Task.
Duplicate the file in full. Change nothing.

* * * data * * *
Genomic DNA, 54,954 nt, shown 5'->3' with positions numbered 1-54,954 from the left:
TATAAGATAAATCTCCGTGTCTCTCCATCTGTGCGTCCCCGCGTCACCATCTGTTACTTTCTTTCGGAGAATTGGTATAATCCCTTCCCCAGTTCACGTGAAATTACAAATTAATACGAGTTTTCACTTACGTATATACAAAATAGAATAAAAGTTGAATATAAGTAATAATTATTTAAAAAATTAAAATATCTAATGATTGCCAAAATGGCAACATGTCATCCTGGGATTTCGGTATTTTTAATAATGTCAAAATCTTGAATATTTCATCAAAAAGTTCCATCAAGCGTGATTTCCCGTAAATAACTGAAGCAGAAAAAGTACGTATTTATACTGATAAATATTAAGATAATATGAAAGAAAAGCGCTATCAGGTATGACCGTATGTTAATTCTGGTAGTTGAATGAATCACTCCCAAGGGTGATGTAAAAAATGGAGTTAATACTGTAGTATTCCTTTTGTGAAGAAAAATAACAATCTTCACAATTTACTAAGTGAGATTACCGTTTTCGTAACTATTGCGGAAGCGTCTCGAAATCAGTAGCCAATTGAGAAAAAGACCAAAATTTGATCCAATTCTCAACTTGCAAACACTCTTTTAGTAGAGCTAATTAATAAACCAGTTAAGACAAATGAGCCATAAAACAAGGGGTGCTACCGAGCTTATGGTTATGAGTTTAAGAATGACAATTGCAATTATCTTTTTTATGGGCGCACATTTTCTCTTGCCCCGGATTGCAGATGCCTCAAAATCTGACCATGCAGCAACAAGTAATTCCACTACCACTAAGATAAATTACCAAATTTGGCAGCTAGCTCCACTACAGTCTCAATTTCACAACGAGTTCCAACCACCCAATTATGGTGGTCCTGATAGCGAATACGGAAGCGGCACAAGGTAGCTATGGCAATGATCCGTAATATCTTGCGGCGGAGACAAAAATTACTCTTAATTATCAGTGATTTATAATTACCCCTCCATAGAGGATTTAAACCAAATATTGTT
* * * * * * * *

Genomic DNA, 54,954 nt, shown 5'->3' with positions numbered 1-54,954 from the left:
TATAAGATAAATCTCCGTGTCTCTCCATCTGTGCGTCCCCGCGTCACCATCTGTTACTTTCTTTCGGAGAATTGGTATAATCCCTTCCCCAGTTCACGTGAAATTACAAATTAATACGAGTTTTCACTTACGTATATACAAAATAGAATAAAAGTTGAATATAAGTAATAATTATTTAAAAAATTAAAATATCTAATGATTGCCAAAATGGCAACATGTCATCCTGGGATTTCGGTATTTTTAATAATGTCAAAATCTTGAATATTTCATCAAAAAGTTCCATCAAGCGTGATTTCCCGTAAATAACTGAAGCAGAAAAAGTACGTATTTATACTGATAAATATTAAGATAATATGAAAGAAAAGCGCTATCAGGTATGACCGTATGTTAATTCTGGTAGTTGAATGAATCACTCCCAAGGGTGATGTAAAAAATGGAGTTAATACTGTAGTATTCCTTTTGTGAAGAAAAATAACAATCTTCACAATTTACTAAGTGAGATTACCGTTTTCGTAACTATTGCGGAAGCGTCTCGAAATCAGTAGCCAATTGAGAAAAAGACCAAAATTTGATCCAATTCTCAACTTGCAAACACTCTTTTAGTAGAGCTAATTAATAAACCAGTTAAGACAAATGAGCCATAAAACAAGGGGTGCTACCGAGCTTATGGTTATGAGTTTAAGAATGACAATTGCAATTATCTTTTTTATGGGCGCACATTTTCTCTTGCCCCGGATTGCAGATGCCTCAAAATCTGACCATGCAGCAACAAGTAATTCCACTACCACTAAGATAAATTACCAAATTTGGCAGCTAGCTCCACTACAGTCTCAATTTCACAACGAGTTCCAACCACCCAATTATGGTGGTCCTGATAGCGAATACGGAAGCGGCACAAGGTAGCTATGGCAATGATCCGTAATATCTTGCGGCGGAGACAAAAATTACTCTTAATTATCAGTGATTTATAATTACCCCTCCATAGAGGATTTAAACCAAATATTGTT